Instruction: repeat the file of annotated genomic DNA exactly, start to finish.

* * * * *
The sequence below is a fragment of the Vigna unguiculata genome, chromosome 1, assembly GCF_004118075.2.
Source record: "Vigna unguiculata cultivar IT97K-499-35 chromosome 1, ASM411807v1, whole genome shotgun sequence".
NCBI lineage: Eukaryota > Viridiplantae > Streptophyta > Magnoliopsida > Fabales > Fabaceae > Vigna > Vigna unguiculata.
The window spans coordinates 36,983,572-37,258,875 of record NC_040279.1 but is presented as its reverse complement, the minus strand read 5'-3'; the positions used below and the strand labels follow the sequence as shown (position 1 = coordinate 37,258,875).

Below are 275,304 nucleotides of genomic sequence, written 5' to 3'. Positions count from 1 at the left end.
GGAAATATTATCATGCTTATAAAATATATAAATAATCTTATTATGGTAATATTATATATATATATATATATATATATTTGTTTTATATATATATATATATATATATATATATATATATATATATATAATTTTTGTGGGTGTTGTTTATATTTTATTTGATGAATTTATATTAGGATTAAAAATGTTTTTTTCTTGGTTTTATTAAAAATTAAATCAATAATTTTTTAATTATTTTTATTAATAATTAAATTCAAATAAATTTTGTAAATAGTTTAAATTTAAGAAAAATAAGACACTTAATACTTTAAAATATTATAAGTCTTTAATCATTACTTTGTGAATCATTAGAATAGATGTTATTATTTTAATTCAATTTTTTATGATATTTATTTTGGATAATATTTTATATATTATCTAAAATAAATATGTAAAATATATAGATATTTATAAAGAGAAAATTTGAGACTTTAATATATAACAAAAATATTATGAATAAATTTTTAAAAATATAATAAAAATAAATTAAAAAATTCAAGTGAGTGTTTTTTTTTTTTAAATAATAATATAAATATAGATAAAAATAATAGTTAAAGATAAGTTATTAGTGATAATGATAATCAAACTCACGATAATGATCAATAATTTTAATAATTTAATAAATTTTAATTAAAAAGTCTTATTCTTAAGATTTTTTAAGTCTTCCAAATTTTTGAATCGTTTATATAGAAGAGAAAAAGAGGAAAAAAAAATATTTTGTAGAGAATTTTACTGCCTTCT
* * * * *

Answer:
The sequence below is a fragment of the Vigna unguiculata genome, chromosome 1, assembly GCF_004118075.2.
Source record: "Vigna unguiculata cultivar IT97K-499-35 chromosome 1, ASM411807v1, whole genome shotgun sequence".
NCBI lineage: Eukaryota > Viridiplantae > Streptophyta > Magnoliopsida > Fabales > Fabaceae > Vigna > Vigna unguiculata.
The window spans coordinates 36,983,572-37,258,875 of record NC_040279.1 but is presented as its reverse complement, the minus strand read 5'-3'; the positions used below and the strand labels follow the sequence as shown (position 1 = coordinate 37,258,875).

Below are 275,304 nucleotides of genomic sequence, written 5' to 3'. Positions count from 1 at the left end.
GGAAATATTATCATGCTTATAAAATATATAAATAATCTTATTATGGTAATATTATATATATATATATATATATATATTTGTTTTATATATATATATATATATATATATATATATATATATATATATAATTTTTGTGGGTGTTGTTTATATTTTATTTGATGAATTTATATTAGGATTAAAAATGTTTTTTTCTTGGTTTTATTAAAAATTAAATCAATAATTTTTTAATTATTTTTATTAATAATTAAATTCAAATAAATTTTGTAAATAGTTTAAATTTAAGAAAAATAAGACACTTAATACTTTAAAATATTATAAGTCTTTAATCATTACTTTGTGAATCATTAGAATAGATGTTATTATTTTAATTCAATTTTTTATGATATTTATTTTGGATAATATTTTATATATTATCTAAAATAAATATGTAAAATATATAGATATTTATAAAGAGAAAATTTGAGACTTTAATATATAACAAAAATATTATGAATAAATTTTTAAAAATATAATAAAAATAAATTAAAAAATTCAAGTGAGTGTTTTTTTTTTTTAAATAATAATATAAATATAGATAAAAATAATAGTTAAAGATAAGTTATTAGTGATAATGATAATCAAACTCACGATAATGATCAATAATTTTAATAATTTAATAAATTTTAATTAAAAAGTCTTATTCTTAAGATTTTTTAAGTCTTCCAAATTTTTGAATCGTTTATATAGAAGAGAAAAAGAGGAAAAAAAAATATTTTGTAGAGAATTTTACTGCCTTCT